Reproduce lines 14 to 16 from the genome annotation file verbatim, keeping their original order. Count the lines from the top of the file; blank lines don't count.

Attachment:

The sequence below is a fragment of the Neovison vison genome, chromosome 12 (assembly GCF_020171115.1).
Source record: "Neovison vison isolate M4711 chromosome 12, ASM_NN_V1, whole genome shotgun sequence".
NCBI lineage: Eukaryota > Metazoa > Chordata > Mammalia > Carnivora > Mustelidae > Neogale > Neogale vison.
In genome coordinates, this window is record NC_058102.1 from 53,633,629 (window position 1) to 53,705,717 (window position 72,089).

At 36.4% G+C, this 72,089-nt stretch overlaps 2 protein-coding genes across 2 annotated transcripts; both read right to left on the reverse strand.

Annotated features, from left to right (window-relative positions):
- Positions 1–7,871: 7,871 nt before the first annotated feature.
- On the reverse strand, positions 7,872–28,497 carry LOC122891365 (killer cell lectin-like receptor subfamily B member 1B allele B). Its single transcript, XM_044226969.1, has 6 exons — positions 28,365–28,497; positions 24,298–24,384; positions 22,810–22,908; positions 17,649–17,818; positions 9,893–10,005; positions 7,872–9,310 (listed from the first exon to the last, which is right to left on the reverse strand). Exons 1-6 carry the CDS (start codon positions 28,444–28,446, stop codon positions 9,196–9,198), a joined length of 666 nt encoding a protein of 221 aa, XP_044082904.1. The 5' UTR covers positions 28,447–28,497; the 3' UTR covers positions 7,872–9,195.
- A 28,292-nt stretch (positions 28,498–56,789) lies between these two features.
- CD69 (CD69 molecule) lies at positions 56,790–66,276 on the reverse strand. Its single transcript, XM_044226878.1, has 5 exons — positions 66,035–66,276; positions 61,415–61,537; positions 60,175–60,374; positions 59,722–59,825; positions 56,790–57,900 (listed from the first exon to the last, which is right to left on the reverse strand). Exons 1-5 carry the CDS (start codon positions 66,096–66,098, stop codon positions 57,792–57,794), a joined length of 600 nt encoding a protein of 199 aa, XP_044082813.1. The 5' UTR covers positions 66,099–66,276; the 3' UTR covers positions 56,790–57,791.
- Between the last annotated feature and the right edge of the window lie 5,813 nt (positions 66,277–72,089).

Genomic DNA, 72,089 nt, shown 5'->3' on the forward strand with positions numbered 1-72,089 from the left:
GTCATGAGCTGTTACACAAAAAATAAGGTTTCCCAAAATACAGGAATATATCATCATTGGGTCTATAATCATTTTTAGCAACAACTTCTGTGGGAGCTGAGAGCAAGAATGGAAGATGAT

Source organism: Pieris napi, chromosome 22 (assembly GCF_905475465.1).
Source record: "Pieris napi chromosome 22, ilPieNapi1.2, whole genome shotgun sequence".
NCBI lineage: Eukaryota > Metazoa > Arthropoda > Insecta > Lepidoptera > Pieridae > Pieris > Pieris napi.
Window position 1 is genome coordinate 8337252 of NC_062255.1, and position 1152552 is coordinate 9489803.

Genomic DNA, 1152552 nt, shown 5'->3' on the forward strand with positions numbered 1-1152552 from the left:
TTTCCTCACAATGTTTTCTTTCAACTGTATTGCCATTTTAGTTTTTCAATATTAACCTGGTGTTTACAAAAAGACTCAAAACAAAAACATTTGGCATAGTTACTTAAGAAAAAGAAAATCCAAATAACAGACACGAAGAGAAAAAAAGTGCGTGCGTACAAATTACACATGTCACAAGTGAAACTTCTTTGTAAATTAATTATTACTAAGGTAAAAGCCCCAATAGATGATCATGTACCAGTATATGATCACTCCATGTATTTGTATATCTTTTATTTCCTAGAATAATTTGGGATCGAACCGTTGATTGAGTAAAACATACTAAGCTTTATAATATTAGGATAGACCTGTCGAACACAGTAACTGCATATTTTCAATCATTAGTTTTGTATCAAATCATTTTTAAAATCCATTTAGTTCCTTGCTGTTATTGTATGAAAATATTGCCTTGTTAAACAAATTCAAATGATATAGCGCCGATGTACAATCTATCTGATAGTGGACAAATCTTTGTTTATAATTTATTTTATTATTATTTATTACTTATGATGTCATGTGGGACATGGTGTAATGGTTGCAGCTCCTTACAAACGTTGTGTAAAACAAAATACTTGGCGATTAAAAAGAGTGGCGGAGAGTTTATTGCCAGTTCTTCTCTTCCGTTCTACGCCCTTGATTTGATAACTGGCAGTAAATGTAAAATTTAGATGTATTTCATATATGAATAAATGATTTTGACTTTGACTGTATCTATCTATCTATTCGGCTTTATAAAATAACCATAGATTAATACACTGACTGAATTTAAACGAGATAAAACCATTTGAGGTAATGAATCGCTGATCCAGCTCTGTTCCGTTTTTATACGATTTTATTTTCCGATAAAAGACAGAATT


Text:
Source organism: Pieris napi, chromosome 22 (assembly GCF_905475465.1).
Source record: "Pieris napi chromosome 22, ilPieNapi1.2, whole genome shotgun sequence".
NCBI lineage: Eukaryota > Metazoa > Arthropoda > Insecta > Lepidoptera > Pieridae > Pieris > Pieris napi.